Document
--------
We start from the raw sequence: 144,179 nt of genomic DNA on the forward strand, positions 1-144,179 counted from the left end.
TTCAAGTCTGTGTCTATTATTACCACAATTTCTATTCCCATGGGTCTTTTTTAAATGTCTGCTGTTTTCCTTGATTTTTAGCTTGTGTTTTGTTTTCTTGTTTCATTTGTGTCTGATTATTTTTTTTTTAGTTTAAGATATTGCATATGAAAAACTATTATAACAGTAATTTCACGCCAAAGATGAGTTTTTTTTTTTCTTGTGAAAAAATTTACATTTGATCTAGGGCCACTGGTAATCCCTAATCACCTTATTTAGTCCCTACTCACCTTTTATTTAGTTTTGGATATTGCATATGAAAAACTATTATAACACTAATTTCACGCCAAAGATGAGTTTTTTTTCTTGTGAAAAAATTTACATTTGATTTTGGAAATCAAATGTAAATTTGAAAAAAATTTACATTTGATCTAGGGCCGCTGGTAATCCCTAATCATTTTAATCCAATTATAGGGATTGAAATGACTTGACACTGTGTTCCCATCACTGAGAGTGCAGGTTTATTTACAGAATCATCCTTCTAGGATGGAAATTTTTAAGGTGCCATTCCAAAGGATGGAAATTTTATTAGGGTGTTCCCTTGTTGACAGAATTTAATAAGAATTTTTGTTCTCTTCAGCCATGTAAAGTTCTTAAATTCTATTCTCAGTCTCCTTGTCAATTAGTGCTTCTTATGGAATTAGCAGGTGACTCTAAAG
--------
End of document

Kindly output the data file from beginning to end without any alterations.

We start from the raw sequence: 144,179 nt of genomic DNA on the forward strand, positions 1-144,179 counted from the left end.
TTCAAGTCTGTGTCTATTATTACCACAATTTCTATTCCCATGGGTCTTTTTTAAATGTCTGCTGTTTTCCTTGATTTTTAGCTTGTGTTTTGTTTTCTTGTTTCATTTGTGTCTGATTATTTTTTTTTTAGTTTAAGATATTGCATATGAAAAACTATTATAACAGTAATTTCACGCCAAAGATGAGTTTTTTTTTTTCTTGTGAAAAAATTTACATTTGATCTAGGGCCACTGGTAATCCCTAATCACCTTATTTAGTCCCTACTCACCTTTTATTTAGTTTTGGATATTGCATATGAAAAACTATTATAACACTAATTTCACGCCAAAGATGAGTTTTTTTTCTTGTGAAAAAATTTACATTTGATTTTGGAAATCAAATGTAAATTTGAAAAAAATTTACATTTGATCTAGGGCCGCTGGTAATCCCTAATCATTTTAATCCAATTATAGGGATTGAAATGACTTGACACTGTGTTCCCATCACTGAGAGTGCAGGTTTATTTACAGAATCATCCTTCTAGGATGGAAATTTTTAAGGTGCCATTCCAAAGGATGGAAATTTTATTAGGGTGTTCCCTTGTTGACAGAATTTAATAAGAATTTTTGTTCTCTTCAGCCATGTAAAGTTCTTAAATTCTATTCTCAGTCTCCTTGTCAATTAGTGCTTCTTATGGAATTAGCAGGTGACTCTAAAG